Food Trucks Hit the Spot

This story was written for Newswriting, one of my classes at Boston University.

 

By Grace Ferguson

October 6, 2019

Hundreds of people sampled dishes ranging from rice bowls to street corn to whoopie pies at the Boston Food Truck Festival on the Rose Kennedy Greenway Saturday afternoon.

The festival on Oct. 5 featured over 30 food trucks. Crowds walked slowly along the Greenway to survey the menus, often stepping through and around meandering lines of  people waiting to order.

Friends and family sat on benches, steps and planter walls to eat out of takeout boxes in their laps. Those who ate standing up carefully leaned over their food so they wouldn’t drop a bite. Like many children there, a little boy enjoyed his dessert while reclining in a stroller. His skewer of chocolate-covered bananas left little chocolate smudges around his mouth as he ate it.

Lacking the ability to read menus or order food, the dozens of dogs in attendance studied the options with their noses. One dachshund whimpered while he watched sausages sizzling on a grill.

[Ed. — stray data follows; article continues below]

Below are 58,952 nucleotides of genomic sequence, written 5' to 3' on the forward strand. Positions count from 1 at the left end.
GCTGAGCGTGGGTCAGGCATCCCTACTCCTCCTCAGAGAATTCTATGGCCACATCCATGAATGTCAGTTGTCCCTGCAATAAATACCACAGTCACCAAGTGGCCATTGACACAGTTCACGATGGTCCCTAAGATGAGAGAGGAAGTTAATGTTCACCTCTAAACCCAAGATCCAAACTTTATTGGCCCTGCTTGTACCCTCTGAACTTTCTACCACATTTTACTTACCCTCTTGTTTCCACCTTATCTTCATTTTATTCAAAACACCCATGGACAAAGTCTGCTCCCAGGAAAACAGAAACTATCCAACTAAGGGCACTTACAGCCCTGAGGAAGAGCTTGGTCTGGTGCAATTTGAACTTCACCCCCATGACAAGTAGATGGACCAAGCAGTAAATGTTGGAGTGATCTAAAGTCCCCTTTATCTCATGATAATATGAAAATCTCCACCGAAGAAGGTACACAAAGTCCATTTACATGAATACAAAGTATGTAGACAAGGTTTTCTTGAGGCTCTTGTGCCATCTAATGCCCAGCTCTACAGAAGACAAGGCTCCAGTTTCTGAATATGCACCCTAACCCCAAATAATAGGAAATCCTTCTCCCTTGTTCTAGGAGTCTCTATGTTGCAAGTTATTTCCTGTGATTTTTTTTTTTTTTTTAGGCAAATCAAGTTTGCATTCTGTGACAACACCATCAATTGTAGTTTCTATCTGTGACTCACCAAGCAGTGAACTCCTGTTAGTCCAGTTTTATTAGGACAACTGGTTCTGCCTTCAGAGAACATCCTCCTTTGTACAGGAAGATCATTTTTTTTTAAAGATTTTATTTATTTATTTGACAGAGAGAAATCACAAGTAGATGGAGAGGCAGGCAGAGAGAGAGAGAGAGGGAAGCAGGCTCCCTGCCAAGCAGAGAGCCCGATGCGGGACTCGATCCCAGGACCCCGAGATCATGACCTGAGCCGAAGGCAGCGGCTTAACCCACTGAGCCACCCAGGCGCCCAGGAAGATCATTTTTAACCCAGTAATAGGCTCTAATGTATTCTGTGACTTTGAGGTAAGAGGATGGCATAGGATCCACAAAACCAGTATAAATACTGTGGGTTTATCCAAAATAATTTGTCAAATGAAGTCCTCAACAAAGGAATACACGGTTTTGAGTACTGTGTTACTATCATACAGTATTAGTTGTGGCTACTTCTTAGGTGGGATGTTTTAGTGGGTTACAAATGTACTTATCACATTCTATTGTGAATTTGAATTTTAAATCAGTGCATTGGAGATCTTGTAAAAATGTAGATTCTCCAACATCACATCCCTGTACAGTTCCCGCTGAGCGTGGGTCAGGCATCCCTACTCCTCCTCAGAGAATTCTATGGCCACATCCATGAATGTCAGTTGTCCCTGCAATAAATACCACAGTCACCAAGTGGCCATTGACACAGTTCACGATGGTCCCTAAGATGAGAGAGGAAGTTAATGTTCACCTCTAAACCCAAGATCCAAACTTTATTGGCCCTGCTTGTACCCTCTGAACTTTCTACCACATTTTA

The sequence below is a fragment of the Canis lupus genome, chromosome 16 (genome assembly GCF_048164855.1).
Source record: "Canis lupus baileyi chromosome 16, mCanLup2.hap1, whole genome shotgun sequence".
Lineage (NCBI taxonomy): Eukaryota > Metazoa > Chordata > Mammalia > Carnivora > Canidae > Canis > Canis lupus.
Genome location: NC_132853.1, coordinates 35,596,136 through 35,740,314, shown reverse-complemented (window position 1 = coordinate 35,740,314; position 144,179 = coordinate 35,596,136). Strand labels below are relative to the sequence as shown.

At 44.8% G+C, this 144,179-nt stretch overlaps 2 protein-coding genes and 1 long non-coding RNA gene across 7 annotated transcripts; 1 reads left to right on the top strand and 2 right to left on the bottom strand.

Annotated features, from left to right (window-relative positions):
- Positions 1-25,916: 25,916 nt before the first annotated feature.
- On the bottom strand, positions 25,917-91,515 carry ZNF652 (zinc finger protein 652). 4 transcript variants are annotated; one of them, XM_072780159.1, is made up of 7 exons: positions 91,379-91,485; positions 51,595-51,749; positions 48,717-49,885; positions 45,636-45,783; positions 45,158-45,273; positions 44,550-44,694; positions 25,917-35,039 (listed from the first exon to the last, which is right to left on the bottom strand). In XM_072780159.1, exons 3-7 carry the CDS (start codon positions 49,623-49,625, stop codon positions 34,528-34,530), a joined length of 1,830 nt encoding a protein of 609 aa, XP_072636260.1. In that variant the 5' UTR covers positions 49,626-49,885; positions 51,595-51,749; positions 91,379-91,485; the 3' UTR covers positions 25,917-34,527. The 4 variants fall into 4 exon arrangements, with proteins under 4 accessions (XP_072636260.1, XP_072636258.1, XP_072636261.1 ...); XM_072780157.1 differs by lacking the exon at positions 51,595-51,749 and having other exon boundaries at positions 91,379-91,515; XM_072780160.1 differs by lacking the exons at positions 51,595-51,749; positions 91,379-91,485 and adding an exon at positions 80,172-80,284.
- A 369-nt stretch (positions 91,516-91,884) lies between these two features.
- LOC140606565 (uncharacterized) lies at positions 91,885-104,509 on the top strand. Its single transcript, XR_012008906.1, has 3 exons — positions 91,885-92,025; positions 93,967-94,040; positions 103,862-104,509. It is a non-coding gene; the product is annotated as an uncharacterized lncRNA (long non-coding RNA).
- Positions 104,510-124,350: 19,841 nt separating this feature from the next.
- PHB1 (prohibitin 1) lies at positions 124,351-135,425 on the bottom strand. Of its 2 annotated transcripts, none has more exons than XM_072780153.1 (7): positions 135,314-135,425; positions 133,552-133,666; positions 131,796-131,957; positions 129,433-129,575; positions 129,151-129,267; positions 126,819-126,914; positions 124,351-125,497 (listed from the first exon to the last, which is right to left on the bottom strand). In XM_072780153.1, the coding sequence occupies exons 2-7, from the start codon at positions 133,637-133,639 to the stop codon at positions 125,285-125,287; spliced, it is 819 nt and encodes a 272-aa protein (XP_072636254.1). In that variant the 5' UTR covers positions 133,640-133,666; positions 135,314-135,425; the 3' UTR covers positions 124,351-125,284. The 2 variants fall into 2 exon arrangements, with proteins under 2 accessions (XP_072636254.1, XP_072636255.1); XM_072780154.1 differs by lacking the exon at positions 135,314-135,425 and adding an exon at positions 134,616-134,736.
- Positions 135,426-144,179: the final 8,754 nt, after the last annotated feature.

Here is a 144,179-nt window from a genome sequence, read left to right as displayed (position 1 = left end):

The event attracted foodies and food-truck newcomers alike. Adrianna Jordan, a self-described “food connoisseur,” chose what to eat by watching the lines. 

“A long line means it’s good,” she said, eating pork dumplings with noodles from Moyzilla.

Others decided to order something unfamiliar. Kiho Khorana and her friend Ewmi Fernando had their first-ever banh mi sandwiches from Bon Me. 

“I wanted to try something I’d never seen before,” Khorana said.

John Martinez and Marie Brown made a day of attending the festival. Despite being from New York City, Martinez had never eaten from a food truck.

“We’re gonna try a little bit of everything,” he said with a few food wrappers already in his lap. As Brown finished her baklava from the Mediterranean Home Cooking truck, the two planned to get tacos “and a few more things,” Martinez said.

“We thought we’d get something warm since it’s chilly,” Michael Jancesy said about the noodle soups he and his friends got from the Saté Grill truck.

“God, those look so good!” said a woman who was walking by and spotted the noodle soups. “Where did you get them?”

“Over there!” Jancesy pointed to the noodle truck before the woman disappeared into the crowd.

In addition to the food trucks, there were various vendors along the Greenway selling art, jewelry, candles and other things. The event also featured a dance performance on the grass by the fountain.

The food hit just the right spot for some. As the crowd began to thin out, one young woman sat in the dwindling sunlight between two friends. She swirled her spoon in the plastic bowl on her lap: “This is the soup I needed.”